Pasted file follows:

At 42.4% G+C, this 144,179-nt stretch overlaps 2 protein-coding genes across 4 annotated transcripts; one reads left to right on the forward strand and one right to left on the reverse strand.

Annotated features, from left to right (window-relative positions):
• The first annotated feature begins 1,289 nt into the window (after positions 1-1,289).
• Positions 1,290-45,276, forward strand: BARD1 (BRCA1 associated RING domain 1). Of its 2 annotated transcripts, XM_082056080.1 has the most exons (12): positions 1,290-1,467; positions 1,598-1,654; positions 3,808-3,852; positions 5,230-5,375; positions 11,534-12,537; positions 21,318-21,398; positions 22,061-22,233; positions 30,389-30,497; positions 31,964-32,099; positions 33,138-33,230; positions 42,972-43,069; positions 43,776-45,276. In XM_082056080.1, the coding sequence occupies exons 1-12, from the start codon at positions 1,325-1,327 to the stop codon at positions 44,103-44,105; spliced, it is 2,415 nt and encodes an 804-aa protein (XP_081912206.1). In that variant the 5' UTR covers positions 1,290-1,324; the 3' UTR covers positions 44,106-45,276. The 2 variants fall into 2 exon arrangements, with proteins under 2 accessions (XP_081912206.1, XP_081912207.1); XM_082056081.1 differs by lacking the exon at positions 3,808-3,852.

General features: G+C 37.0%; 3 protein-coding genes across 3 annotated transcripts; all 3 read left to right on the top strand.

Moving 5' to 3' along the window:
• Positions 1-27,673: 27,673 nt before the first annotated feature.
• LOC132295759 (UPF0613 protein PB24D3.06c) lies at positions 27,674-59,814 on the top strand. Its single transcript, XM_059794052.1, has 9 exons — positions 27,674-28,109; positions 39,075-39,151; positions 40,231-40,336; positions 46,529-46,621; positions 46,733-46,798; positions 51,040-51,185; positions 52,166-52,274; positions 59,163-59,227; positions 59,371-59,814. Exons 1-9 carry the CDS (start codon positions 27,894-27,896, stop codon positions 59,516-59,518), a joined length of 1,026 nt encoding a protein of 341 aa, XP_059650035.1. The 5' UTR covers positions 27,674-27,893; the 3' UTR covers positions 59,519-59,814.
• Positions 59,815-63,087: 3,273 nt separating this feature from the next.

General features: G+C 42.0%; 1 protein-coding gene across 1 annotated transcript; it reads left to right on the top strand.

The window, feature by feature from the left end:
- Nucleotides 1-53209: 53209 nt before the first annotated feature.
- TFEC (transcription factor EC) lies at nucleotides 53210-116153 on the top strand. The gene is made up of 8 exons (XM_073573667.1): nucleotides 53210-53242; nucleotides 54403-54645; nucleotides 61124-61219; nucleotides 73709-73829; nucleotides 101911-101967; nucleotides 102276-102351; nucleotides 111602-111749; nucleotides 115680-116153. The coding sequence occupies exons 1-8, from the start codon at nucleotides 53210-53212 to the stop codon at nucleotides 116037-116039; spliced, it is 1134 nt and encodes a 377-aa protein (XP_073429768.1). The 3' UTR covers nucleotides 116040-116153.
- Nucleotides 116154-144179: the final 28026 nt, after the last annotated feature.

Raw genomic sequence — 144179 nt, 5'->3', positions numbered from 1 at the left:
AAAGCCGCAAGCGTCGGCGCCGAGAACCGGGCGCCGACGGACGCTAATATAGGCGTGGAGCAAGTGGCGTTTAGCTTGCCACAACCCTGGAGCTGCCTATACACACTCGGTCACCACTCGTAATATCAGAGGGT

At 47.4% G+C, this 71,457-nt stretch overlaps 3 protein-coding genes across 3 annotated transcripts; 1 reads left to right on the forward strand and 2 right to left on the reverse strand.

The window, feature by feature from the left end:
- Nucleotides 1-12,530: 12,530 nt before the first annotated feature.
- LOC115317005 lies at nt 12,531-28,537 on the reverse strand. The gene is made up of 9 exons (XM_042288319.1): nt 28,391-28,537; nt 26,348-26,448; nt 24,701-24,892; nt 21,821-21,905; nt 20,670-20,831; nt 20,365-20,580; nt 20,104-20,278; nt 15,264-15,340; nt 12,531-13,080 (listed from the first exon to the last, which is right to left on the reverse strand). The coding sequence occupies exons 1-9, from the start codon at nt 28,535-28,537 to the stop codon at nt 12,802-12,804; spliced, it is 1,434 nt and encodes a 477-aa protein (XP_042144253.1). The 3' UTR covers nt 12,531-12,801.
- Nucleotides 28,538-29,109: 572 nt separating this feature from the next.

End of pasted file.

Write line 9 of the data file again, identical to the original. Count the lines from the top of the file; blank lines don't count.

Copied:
• Positions 59,815-63,087: 3,273 nt separating this feature from the next.